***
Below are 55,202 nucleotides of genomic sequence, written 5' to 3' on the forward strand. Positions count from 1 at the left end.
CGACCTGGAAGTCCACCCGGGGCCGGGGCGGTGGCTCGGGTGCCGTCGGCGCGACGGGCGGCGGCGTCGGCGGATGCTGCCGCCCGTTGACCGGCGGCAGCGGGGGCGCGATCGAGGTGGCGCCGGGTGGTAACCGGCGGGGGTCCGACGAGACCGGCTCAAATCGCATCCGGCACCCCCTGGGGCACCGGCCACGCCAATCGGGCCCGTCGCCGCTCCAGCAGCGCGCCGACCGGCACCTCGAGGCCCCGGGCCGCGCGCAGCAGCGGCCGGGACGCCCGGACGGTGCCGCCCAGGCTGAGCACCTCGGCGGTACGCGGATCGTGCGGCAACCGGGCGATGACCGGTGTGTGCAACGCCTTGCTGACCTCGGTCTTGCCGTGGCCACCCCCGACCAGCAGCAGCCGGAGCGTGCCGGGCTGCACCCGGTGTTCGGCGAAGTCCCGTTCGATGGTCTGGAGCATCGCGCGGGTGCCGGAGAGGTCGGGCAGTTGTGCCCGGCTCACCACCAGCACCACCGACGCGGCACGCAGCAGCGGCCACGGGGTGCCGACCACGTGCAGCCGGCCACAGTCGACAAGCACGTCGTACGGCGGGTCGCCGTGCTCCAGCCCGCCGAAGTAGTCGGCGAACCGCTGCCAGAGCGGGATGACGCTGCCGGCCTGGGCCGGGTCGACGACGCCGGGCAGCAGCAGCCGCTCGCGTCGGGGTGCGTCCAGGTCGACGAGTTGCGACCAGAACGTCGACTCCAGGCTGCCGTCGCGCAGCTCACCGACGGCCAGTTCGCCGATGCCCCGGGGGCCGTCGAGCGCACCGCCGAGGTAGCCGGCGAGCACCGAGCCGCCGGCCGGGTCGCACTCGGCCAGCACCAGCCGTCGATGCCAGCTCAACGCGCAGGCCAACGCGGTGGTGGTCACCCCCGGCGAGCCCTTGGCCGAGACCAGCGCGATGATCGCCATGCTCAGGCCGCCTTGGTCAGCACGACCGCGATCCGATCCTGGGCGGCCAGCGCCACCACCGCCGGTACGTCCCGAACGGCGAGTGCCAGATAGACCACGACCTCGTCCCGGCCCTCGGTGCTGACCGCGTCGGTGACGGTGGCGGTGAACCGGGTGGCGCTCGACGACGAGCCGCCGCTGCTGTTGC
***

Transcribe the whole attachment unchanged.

Below are 55,202 nucleotides of genomic sequence, written 5' to 3' on the forward strand. Positions count from 1 at the left end.
CGACCTGGAAGTCCACCCGGGGCCGGGGCGGTGGCTCGGGTGCCGTCGGCGCGACGGGCGGCGGCGTCGGCGGATGCTGCCGCCCGTTGACCGGCGGCAGCGGGGGCGCGATCGAGGTGGCGCCGGGTGGTAACCGGCGGGGGTCCGACGAGACCGGCTCAAATCGCATCCGGCACCCCCTGGGGCACCGGCCACGCCAATCGGGCCCGTCGCCGCTCCAGCAGCGCGCCGACCGGCACCTCGAGGCCCCGGGCCGCGCGCAGCAGCGGCCGGGACGCCCGGACGGTGCCGCCCAGGCTGAGCACCTCGGCGGTACGCGGATCGTGCGGCAACCGGGCGATGACCGGTGTGTGCAACGCCTTGCTGACCTCGGTCTTGCCGTGGCCACCCCCGACCAGCAGCAGCCGGAGCGTGCCGGGCTGCACCCGGTGTTCGGCGAAGTCCCGTTCGATGGTCTGGAGCATCGCGCGGGTGCCGGAGAGGTCGGGCAGTTGTGCCCGGCTCACCACCAGCACCACCGACGCGGCACGCAGCAGCGGCCACGGGGTGCCGACCACGTGCAGCCGGCCACAGTCGACAAGCACGTCGTACGGCGGGTCGCCGTGCTCCAGCCCGCCGAAGTAGTCGGCGAACCGCTGCCAGAGCGGGATGACGCTGCCGGCCTGGGCCGGGTCGACGACGCCGGGCAGCAGCAGCCGCTCGCGTCGGGGTGCGTCCAGGTCGACGAGTTGCGACCAGAACGTCGACTCCAGGCTGCCGTCGCGCAGCTCACCGACGGCCAGTTCGCCGATGCCCCGGGGGCCGTCGAGCGCACCGCCGAGGTAGCCGGCGAGCACCGAGCCGCCGGCCGGGTCGCACTCGGCCAGCACCAGCCGTCGATGCCAGCTCAACGCGCAGGCCAACGCGGTGGTGGTCACCCCCGGCGAGCCCTTGGCCGAGACCAGCGCGATGATCGCCATGCTCAGGCCGCCTTGGTCAGCACGACCGCGATCCGATCCTGGGCGGCCAGCGCCACCACCGCCGGTACGTCCCGAACGGCGAGTGCCAGATAGACCACGACCTCGTCCCGGCCCTCGGTGCTGACCGCGTCGGTGACGGTGGCGGTGAACCGGGTGGCGCTCGACGACGAGCCGCCGCTGCTGTTGC